10 Iconic Movie Moments That Were Actually Inspired by Art
Throughout history, artists have been inspired by other artists. It doesn't matter what medium or form it takes, art is always (well, most of the time) referential—and that includes film, too. To prove our point, we've rounded up some of the greatest films that have literally brought paintings to life. From Joker to Scream, here are 10 iconic movie moments and scenes that were actually inspired by art. Seriously, it's like you can play spot the difference with these!
Joker, Self-Portrait by Egon Schiele
Todd Phillips' Joker was one of the biggest box office hits of 2019. With Joaquin Phoenix's spectacular and show-stopping performance as Arthur Fleck, he tells the story of how a failed comedian slowly descends into madness, transforming into the criminal mastermind known as Joker. Accompanied by the great cinematography and mise en scène, people, including the official art gallery page of Egon Schiele, were quick to point out the uncanny resemblance of Arthur Fleck's scenes with a wide collection of Egon Schiele's Self-Portrait. The MET describes the series of Schiele's artworks as searing and psychologically complex, showing the emaciated, bony and angular, tortured figure of the artist. Talk about embodying character!
Shutter Island, The Kiss by Gustav Klimt
Leonardo di Caprio's stellar performance as Edward "Teddy" Daniels and Michelle Williams' Dolores Chanal in Shutter Island left viewers dumbfounded and horrified by its intensity, especially of the last few scenes. Aside from the surprising twist, who would've guessed that the scene was actually inspired by Gustav Klimt's painting of The Kiss? An archetype of strong tenderness and passion, this work of art is a perfect reference between the two characters' relationship: lovers bound in an unbreakable embrace, though threatened to disappear forever.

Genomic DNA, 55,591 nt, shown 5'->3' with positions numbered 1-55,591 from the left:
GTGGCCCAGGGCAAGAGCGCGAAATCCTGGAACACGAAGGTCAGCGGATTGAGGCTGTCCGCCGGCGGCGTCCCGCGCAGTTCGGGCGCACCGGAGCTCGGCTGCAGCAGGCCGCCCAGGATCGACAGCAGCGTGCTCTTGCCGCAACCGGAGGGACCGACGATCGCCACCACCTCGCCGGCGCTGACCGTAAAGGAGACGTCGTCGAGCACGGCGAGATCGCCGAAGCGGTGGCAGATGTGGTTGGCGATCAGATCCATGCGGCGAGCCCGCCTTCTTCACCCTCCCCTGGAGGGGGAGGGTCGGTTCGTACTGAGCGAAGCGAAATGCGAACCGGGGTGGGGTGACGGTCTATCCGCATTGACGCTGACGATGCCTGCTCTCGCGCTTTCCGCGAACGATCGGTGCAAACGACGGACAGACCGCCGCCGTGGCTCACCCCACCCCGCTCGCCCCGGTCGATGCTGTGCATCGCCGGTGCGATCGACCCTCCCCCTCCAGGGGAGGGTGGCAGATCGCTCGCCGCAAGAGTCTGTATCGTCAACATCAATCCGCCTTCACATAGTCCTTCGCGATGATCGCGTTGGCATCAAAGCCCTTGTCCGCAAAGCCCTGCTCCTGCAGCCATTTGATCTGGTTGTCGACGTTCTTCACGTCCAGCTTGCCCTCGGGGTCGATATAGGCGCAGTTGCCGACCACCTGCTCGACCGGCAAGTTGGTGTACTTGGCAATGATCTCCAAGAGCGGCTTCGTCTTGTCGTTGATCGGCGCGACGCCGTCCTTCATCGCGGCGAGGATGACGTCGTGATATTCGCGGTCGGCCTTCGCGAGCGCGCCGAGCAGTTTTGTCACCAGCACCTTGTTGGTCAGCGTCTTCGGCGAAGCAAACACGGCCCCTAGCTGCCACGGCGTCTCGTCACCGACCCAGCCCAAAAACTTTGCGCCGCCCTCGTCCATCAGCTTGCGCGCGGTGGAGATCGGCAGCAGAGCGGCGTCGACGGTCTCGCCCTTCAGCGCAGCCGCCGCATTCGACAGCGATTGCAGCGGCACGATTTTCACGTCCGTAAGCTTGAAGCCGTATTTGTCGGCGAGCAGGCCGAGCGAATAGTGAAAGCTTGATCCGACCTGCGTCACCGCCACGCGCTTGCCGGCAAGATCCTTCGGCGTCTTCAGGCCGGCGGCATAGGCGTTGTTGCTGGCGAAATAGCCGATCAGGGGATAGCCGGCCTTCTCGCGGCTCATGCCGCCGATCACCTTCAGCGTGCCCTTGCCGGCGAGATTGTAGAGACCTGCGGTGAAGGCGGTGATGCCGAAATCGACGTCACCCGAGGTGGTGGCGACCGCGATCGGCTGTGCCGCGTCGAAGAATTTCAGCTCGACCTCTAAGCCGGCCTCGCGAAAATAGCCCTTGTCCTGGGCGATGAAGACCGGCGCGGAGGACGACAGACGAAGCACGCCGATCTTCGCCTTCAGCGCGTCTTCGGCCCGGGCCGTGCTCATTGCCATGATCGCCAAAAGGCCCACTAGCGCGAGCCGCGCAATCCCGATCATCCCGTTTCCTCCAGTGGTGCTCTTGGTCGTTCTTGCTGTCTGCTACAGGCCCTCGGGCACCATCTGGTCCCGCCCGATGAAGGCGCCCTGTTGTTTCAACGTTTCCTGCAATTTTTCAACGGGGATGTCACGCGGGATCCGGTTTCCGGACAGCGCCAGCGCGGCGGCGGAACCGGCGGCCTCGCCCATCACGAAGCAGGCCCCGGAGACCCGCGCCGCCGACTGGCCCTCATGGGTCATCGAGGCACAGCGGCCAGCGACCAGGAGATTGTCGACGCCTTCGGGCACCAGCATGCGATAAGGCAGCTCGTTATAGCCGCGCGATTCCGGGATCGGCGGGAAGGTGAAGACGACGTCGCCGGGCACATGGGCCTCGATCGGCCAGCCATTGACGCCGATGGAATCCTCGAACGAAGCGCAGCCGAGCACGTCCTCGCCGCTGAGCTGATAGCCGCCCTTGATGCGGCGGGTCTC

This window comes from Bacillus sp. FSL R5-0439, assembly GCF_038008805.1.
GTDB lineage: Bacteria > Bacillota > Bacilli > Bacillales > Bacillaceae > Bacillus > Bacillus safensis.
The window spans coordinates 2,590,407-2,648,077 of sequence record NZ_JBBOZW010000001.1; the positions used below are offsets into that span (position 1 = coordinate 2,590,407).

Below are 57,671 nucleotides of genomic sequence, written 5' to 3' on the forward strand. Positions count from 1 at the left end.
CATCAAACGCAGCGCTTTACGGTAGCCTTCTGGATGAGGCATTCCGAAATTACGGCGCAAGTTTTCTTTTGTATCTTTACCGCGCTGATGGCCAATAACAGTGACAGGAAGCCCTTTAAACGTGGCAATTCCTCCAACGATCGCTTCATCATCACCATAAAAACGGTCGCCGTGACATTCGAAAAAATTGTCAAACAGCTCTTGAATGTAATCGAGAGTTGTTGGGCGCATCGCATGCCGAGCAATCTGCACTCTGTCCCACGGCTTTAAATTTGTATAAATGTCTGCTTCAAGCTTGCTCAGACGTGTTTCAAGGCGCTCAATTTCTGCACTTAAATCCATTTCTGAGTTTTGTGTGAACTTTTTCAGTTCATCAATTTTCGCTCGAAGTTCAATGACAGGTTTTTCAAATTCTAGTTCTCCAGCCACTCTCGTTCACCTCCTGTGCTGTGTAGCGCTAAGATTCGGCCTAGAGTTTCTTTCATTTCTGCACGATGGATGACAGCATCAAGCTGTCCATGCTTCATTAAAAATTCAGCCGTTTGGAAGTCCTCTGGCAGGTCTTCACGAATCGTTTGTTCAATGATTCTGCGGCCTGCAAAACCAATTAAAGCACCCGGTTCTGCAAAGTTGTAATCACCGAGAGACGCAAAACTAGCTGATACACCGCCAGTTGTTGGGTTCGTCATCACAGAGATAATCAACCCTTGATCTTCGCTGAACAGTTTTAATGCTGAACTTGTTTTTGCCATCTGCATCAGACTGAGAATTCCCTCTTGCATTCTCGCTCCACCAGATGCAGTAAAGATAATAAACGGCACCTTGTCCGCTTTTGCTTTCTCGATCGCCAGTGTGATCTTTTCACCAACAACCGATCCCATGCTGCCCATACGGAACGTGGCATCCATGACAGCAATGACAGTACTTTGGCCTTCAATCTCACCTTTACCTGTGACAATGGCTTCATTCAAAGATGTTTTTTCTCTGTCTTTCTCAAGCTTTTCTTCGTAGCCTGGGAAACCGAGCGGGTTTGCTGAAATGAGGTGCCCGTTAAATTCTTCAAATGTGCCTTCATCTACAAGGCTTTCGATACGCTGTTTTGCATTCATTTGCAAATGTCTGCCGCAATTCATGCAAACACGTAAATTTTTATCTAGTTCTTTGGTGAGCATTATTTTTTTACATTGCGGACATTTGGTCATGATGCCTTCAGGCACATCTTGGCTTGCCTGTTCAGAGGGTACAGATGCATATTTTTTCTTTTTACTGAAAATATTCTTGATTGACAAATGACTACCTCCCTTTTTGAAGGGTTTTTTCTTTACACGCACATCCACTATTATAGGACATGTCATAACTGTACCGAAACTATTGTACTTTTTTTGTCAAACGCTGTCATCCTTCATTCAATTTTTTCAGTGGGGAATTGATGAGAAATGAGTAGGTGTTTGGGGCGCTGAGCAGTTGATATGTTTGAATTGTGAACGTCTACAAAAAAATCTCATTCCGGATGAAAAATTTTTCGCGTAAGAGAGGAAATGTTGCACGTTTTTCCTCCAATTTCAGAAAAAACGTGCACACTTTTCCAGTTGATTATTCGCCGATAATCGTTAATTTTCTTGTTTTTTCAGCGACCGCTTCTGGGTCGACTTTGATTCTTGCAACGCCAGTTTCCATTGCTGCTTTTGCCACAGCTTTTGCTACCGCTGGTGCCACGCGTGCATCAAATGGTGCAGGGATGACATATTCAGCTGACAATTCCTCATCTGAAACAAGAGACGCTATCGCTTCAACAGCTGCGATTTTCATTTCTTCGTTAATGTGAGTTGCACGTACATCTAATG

Shirley: Visions of Reality, New York Movie by Edward Hopper
New York Movie is just one of the paintings that director Gustav Deutsch brought to life through the film, Shirley: Visions of Reality. Meant to showcase 13 of Edward Hopper's works of art, the film tells the story of Shirley throughout the '30s, '40s, '50s, and early '60s. Deutsch offers viewers a means to observe Shirley's thoughts, emotions, and motivations during different eras in American history.
The Witch, Vuelo de brujas by Francisco de Goya
With an exceptional knack for horror, Robert Eggers' direction of The Witch won the Empire Award for Best Horror in 2017. The movie tells the tale of a Puritan family banished from their homeland, where they are forced to live by the edge of a huge remote forest where no other family lives. Anya Taylor-Joy's breakthrough performance of Thomasin, her character explores a sinister coming-of-age film set in 17th century New England. Eggers replicates Francisco de Goya's Vuelo de brujas (The witches' flight) for the last scene, where Thomasin makes a deal with the devil and meets with the other hidden witches of the forest, ascending to the height of their power.
The Truman Show, Architecture au clair de lune by René Magritte
René Magritte's work has is closely tied to the 1998 Jim Carrey movie The Truman Show. In the last scene where Truman gains his freedom from the shackles of his fabricated reality, we see him climb up a well-proportioned set of stairs with a sky blue backdrop, closely resembling Margritte's art.